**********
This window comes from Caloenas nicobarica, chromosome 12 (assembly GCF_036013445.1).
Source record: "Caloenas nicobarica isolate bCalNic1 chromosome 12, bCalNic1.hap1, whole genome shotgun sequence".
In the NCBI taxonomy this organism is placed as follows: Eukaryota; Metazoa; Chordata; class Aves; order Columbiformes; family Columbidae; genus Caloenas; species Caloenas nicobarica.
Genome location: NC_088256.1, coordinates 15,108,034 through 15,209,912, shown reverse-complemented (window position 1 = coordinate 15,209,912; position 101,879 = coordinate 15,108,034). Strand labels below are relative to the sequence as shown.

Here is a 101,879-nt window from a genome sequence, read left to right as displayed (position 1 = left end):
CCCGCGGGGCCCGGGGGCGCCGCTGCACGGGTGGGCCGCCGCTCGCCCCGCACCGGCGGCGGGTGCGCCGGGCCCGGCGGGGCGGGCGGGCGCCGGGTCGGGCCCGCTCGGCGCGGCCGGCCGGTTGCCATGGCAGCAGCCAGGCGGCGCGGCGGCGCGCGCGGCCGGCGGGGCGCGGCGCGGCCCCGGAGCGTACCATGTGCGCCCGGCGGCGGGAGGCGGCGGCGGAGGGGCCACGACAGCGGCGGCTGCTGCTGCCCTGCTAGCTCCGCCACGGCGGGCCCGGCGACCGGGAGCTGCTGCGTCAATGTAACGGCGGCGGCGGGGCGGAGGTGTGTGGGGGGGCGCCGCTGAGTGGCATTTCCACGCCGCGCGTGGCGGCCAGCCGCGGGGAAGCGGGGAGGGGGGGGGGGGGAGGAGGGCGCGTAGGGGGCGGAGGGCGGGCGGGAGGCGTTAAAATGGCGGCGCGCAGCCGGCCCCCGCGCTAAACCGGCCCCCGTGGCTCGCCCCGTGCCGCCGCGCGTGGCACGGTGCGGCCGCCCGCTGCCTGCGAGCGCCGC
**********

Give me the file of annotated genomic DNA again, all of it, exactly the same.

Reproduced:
This window comes from Caloenas nicobarica, chromosome 12 (assembly GCF_036013445.1).
Source record: "Caloenas nicobarica isolate bCalNic1 chromosome 12, bCalNic1.hap1, whole genome shotgun sequence".
In the NCBI taxonomy this organism is placed as follows: Eukaryota; Metazoa; Chordata; class Aves; order Columbiformes; family Columbidae; genus Caloenas; species Caloenas nicobarica.
Genome location: NC_088256.1, coordinates 15,108,034 through 15,209,912, shown reverse-complemented (window position 1 = coordinate 15,209,912; position 101,879 = coordinate 15,108,034). Strand labels below are relative to the sequence as shown.

Here is a 101,879-nt window from a genome sequence, read left to right as displayed (position 1 = left end):
CCCGCGGGGCCCGGGGGCGCCGCTGCACGGGTGGGCCGCCGCTCGCCCCGCACCGGCGGCGGGTGCGCCGGGCCCGGCGGGGCGGGCGGGCGCCGGGTCGGGCCCGCTCGGCGCGGCCGGCCGGTTGCCATGGCAGCAGCCAGGCGGCGCGGCGGCGCGCGCGGCCGGCGGGGCGCGGCGCGGCCCCGGAGCGTACCATGTGCGCCCGGCGGCGGGAGGCGGCGGCGGAGGGGCCACGACAGCGGCGGCTGCTGCTGCCCTGCTAGCTCCGCCACGGCGGGCCCGGCGACCGGGAGCTGCTGCGTCAATGTAACGGCGGCGGCGGGGCGGAGGTGTGTGGGGGGGCGCCGCTGAGTGGCATTTCCACGCCGCGCGTGGCGGCCAGCCGCGGGGAAGCGGGGAGGGGGGGGGGGGGAGGAGGGCGCGTAGGGGGCGGAGGGCGGGCGGGAGGCGTTAAAATGGCGGCGCGCAGCCGGCCCCCGCGCTAAACCGGCCCCCGTGGCTCGCCCCGTGCCGCCGCGCGTGGCACGGTGCGGCCGCCCGCTGCCTGCGAGCGCCGC